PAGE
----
So it’s out…and I’m jittery.

Somehow putting out a book that you write with your young daughter feels fun and not the least bit self-indulgent, but publishing something on your own is mildly terrifying. I just texted one of my BFFs to tell her my new book is out, and she said, “I’d be nervous too…not gonna lie!” But she also swears that it’s a good read, so I’m going to latch onto that as I gnaw the nails off of all ten fingers.

As I’ve said in previous posts, I started working on a book called “There’s Always a Catch” back in 2008 or 2009, and I loved everything about the characters and place so much (it’s set on a fictional island in the Florida Keys called “Christmas Key”) that I’ve taken it out and re-tooled it a number of times over the years. I finally got serious about it last year and re-wrote the whole thing so that it’s less of a standalone romance novel and more of a start to a women’s fiction series, then I sent it off to several people to read and give feedback. I ended up doing a mind-numbing five drafts over the next six months, and just finally finished editing last month.

I’m trying to keep myself busy by thinking more about promotion and advertising than I have in the past, and I’ll have plenty to say about all of that in my next post after I see the results of spending my spring break doing research and placing ads. For now, “There’s Always a Catch” is set at 99 cents on Amazon (it’s available only as an ebook, but you can easily read it on any device by downloading the Kindle app) so that it qualifies for some of the advertisements that I’ve chosen. I’m really hoping the bargain price will drive some sales so that I can (hopefully!) garner some of those golden reviews that all self-published authors live for.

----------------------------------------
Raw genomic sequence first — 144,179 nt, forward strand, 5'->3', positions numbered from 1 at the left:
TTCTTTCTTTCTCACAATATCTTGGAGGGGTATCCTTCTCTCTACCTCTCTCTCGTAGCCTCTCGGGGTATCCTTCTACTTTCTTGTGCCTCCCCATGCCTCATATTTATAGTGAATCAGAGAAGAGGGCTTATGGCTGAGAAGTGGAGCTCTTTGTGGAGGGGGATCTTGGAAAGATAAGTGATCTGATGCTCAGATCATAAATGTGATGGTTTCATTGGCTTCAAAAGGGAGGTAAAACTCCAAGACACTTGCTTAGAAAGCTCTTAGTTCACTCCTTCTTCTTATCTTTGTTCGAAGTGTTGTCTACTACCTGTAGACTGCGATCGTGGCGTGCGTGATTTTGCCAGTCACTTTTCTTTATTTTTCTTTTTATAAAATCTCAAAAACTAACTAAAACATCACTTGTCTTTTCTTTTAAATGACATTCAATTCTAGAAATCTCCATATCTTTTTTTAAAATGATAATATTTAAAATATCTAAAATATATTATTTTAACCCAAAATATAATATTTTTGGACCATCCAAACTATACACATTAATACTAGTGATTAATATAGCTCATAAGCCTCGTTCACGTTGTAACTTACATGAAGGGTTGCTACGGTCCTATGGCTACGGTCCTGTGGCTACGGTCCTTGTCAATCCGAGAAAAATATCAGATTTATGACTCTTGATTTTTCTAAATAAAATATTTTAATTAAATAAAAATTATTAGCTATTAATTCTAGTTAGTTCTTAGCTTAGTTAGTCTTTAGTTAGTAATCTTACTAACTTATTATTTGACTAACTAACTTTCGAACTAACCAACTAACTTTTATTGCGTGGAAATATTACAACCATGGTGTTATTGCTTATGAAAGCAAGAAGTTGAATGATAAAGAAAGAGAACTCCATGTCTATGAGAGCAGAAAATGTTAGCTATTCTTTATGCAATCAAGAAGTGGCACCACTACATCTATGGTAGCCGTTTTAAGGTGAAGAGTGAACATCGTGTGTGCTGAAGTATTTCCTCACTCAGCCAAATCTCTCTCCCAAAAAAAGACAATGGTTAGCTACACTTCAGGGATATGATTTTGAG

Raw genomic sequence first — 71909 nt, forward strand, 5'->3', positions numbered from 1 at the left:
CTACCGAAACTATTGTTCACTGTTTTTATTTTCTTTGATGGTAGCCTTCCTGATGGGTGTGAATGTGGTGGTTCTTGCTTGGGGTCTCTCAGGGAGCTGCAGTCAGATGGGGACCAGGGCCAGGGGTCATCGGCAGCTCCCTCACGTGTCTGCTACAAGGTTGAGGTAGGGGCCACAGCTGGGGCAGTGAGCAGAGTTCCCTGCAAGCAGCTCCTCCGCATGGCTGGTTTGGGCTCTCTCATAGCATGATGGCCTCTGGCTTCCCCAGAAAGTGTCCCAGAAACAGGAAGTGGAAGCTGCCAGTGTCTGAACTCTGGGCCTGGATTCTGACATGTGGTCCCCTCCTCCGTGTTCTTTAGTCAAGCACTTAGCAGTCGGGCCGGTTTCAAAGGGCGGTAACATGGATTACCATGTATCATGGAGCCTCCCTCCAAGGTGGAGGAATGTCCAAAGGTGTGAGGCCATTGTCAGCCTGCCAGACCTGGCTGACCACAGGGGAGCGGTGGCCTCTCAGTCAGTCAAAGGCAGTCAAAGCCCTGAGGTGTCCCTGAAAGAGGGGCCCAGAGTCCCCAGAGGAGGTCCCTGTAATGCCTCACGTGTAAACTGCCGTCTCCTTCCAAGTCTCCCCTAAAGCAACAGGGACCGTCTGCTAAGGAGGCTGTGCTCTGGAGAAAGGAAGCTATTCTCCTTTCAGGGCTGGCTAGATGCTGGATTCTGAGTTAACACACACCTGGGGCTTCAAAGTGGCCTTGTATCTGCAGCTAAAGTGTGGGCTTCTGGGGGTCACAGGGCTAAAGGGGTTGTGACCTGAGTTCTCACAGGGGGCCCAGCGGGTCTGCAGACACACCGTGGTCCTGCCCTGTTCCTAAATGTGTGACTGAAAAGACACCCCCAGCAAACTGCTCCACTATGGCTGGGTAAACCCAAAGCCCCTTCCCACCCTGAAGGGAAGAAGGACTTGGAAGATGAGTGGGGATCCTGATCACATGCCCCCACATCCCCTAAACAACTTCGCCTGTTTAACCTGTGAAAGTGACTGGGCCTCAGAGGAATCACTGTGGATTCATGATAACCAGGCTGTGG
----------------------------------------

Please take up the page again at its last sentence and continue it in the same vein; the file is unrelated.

If nothing else, I can honestly say that I’m really enjoying everything about the indie-author process after a full year of learning and working at it, and I’m excited for every new step of this writing adventure!

Finding your niche.

To write to market, or to write for pleasure? It’s the question that all indies have to ask themselves at some point–particularly if full-time authorship is a goal. I’ve toyed with writing to market, and to be perfectly honest, I just can’t. I hate sci-fi and fantasy, and anything with werewolves, vampires, or the undead just puts me off completely. Zero interest. So genre-wise, I’m in the position of writing what I know I’d like to read myself. People have widely varying opinions on this subject, but I think what you write rings more true if you enjoy the process and if you’d read the product yourself, so I’m not even considering dipping my toes into a genre that bores me.